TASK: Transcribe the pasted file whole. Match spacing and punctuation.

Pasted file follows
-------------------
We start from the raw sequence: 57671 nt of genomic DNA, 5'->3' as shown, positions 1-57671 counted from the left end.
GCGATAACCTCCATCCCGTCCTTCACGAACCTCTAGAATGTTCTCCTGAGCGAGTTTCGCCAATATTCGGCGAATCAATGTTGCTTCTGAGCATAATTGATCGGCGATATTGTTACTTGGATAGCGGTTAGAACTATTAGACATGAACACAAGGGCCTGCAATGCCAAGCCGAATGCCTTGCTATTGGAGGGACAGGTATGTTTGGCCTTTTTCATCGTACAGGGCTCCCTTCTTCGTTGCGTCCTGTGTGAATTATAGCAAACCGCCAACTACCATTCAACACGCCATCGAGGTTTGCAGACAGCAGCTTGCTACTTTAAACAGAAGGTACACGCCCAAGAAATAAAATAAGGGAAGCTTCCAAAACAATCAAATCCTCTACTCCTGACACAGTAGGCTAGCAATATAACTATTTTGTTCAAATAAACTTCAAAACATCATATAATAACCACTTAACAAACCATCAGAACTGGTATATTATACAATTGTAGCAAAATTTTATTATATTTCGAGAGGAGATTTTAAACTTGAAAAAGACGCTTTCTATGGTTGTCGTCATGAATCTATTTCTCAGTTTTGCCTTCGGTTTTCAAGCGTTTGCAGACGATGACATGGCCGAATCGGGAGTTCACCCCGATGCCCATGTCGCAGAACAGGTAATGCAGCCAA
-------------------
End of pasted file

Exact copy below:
We start from the raw sequence: 57671 nt of genomic DNA, 5'->3' as shown, positions 1-57671 counted from the left end.
GCGATAACCTCCATCCCGTCCTTCACGAACCTCTAGAATGTTCTCCTGAGCGAGTTTCGCCAATATTCGGCGAATCAATGTTGCTTCTGAGCATAATTGATCGGCGATATTGTTACTTGGATAGCGGTTAGAACTATTAGACATGAACACAAGGGCCTGCAATGCCAAGCCGAATGCCTTGCTATTGGAGGGACAGGTATGTTTGGCCTTTTTCATCGTACAGGGCTCCCTTCTTCGTTGCGTCCTGTGTGAATTATAGCAAACCGCCAACTACCATTCAACACGCCATCGAGGTTTGCAGACAGCAGCTTGCTACTTTAAACAGAAGGTACACGCCCAAGAAATAAAATAAGGGAAGCTTCCAAAACAATCAAATCCTCTACTCCTGACACAGTAGGCTAGCAATATAACTATTTTGTTCAAATAAACTTCAAAACATCATATAATAACCACTTAACAAACCATCAGAACTGGTATATTATACAATTGTAGCAAAATTTTATTATATTTCGAGAGGAGATTTTAAACTTGAAAAAGACGCTTTCTATGGTTGTCGTCATGAATCTATTTCTCAGTTTTGCCTTCGGTTTTCAAGCGTTTGCAGACGATGACATGGCCGAATCGGGAGTTCACCCCGATGCCCATGTCGCAGAACAGGTAATGCAGCCAA